Date: 2021-07-19

Ḥamdān Qarmaṭ

(867 words)

Author(s): Madelung, Wilferd | updated by, ¨ | Halm, Heinz
Ḥamdān Qarmaṭ b. al-Ashʿath was the leader of the Qarmatian movement in the sawād (rural district) of Kufa. Al-Ṭabarī (3:2125) has Karmītah, which is supposed to mean “red-eyed.” The diminutive form Qarmāṭūya is used by al-Nawbakhtī and Niẓām al-Mulk. Originally a carrier (who transported goods on oxen) from the village of al-Dūr in the ṭassūj (subdistrict) of Furāt Bādaqlā (east of Kufa), he was converted to the early Ismāʿīlī movement by the dāʿī (propagandist) al-Ḥusayn al-Ahwāzī. The date 264/878 given for his conversion by a much later report may be approximate…
Date: 2021-07-19

Buluggīn b. Zīrī

(558 words)

Author(s): Idris, Hady R. | updated by, ¨ | Halm, Heinz
Buluggīn (standard Ar., Buluqqīn) b. Zīrī b. Manād (d. 373/984), was the first Zīrid ruler of Ifrīqiya. For distinction in the service of the Fāṭimids as amīr of the Ṣanhāja Berbers against the Zanāta Berbers, he was named governor of Ifrīqiya by the Fāṭimid caliph al-Muʿizz li-Dīn Allāh (r. 341–65/953–75). As he was almost always on campaigns in the central Maghrib, he entrusted the administration of al-Qayrawān and eastern Ifrīqiya to a vice- amīr, ʿAbdallāh b. Muḥammad al-Kātib, son of an Aghlabid prince, whose power grew continuously. Buluggīn founded Algiers, Miliana (Milyāna…
Date: 2021-07-19


(791 words)

Author(s): Barthold, W. | Gibb, H. A. R. | updated by, ¨ | Gordon, Matthew S.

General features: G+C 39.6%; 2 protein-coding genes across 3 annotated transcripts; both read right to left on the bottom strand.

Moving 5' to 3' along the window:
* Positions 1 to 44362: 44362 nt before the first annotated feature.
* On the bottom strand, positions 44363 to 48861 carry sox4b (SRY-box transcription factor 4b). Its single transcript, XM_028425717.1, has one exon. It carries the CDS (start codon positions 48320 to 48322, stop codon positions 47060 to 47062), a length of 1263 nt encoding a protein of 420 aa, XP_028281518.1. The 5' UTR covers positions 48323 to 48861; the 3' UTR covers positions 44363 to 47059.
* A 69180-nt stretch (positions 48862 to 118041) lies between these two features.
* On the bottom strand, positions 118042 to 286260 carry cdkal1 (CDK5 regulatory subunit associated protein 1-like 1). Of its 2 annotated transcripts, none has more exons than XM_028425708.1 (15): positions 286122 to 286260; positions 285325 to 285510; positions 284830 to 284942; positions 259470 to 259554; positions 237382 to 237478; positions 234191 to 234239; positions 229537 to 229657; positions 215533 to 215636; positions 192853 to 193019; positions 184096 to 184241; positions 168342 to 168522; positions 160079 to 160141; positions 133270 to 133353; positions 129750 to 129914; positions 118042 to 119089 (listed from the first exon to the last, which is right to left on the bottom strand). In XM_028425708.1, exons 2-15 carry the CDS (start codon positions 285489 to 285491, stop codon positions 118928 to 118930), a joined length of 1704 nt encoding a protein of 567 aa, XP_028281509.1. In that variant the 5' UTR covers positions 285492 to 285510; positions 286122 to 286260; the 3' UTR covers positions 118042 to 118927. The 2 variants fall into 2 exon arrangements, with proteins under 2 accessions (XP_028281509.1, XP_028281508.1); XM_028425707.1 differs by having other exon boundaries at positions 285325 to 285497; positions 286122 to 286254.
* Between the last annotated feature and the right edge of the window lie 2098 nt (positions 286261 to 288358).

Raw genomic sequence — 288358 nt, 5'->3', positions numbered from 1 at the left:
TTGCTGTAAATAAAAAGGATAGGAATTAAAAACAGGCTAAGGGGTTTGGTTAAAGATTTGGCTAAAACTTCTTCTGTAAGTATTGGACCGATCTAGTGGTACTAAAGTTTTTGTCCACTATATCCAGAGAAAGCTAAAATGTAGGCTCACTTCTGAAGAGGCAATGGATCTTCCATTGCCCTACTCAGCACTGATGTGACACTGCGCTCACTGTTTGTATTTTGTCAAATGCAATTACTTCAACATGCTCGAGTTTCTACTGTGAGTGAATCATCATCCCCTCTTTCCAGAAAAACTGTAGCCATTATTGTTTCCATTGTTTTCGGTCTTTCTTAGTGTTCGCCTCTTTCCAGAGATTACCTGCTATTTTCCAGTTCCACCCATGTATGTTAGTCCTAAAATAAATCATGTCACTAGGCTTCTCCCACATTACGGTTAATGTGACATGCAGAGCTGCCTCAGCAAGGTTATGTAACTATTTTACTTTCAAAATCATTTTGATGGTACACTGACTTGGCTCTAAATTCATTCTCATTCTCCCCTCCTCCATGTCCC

Afshīn was a title borne by a family of Central Asian rulers, dating from pre-Islamic times; one of these rulers, known in Arabic sources as al-Afshīn (d. 226/841), became a military leader under the caliphs al-Maʾmūn (r. 198–218/813–833) and al-Muʿtaṣim (r. 218–27/833–42). The rulers of Ushrūsana, the mountainous district between Samarqand and Khujanda (Barthold, 165–9), bore this title, and al-Yaʿqūbī ( Taʾrīkh, 2:479) lists the Afshīn of “Usrūshana” among the chiefs of Transoxania and Central Asia that pledged nominal loyalty to the caliph al-Mahdī. Th…
Date: 2021-07-19

ʿAbd al-Raḥmān b. ʿAbdallāh al-Ghāfiqī

(367 words)

Author(s): Lévi-Provençal, Évariste | updated by, ¨ | Molénat, Jean-Pierre
ʿAbd al-Raḥmān b. ʿAbdallāh al-Ghāfiqī (d. 114/732) served twice as governor ( wālī) of al-Andalus. The first time, in 102/721, he was elected by the jund (army) and held office for about two months as interim governor after the death of al-Samḥ b. Mālik al-Khawlānī on 8 Dhū l-Ḥijja 102/9 June 721, while on an expedition in the south of France. The second time, in Ṣafar 112/March-April 730, he was appointed—perhaps directly by the Umayyad caliph Hishām (r. 105–25/724–43) rather than through the mediation of the governor…
Date: 2021-07-19

al-Thamīnī, ʿAbd al-ʿAzīz

(721 words)

Author(s): De Motylinski, Adolphe | Lewicki, Tadeusz | updated by, ¨ | al-Salimi, Abdurrahman S.
ʿAbd al-ʿAzīz b. Ibrāhīm b. ʿAbdallāh b. ʿAbd al-ʿAzīz al-Thamīnī al-Yasjanī (b. c.1130/1718, d. 1223/1808), known as Ḍiyāʾ al-Dīn, was a celebrated Ibāḍī scholar from the Mzāb, a group of oases in present-day northeastern Algeria. His genealogy goes back, like that of Muḥammad b. Yūsuf Aṭfayyish (d. 1332/1914), to ʿUmar b. Ḥafṣ al-Hintātī (d. 571/1175–6), forebear of the Ḥafṣids, who ruled Tunisia from the seventh/thirteenth to the tenth/sixteenth century; by another account he was descended from the ca…
Date: 2021-07-19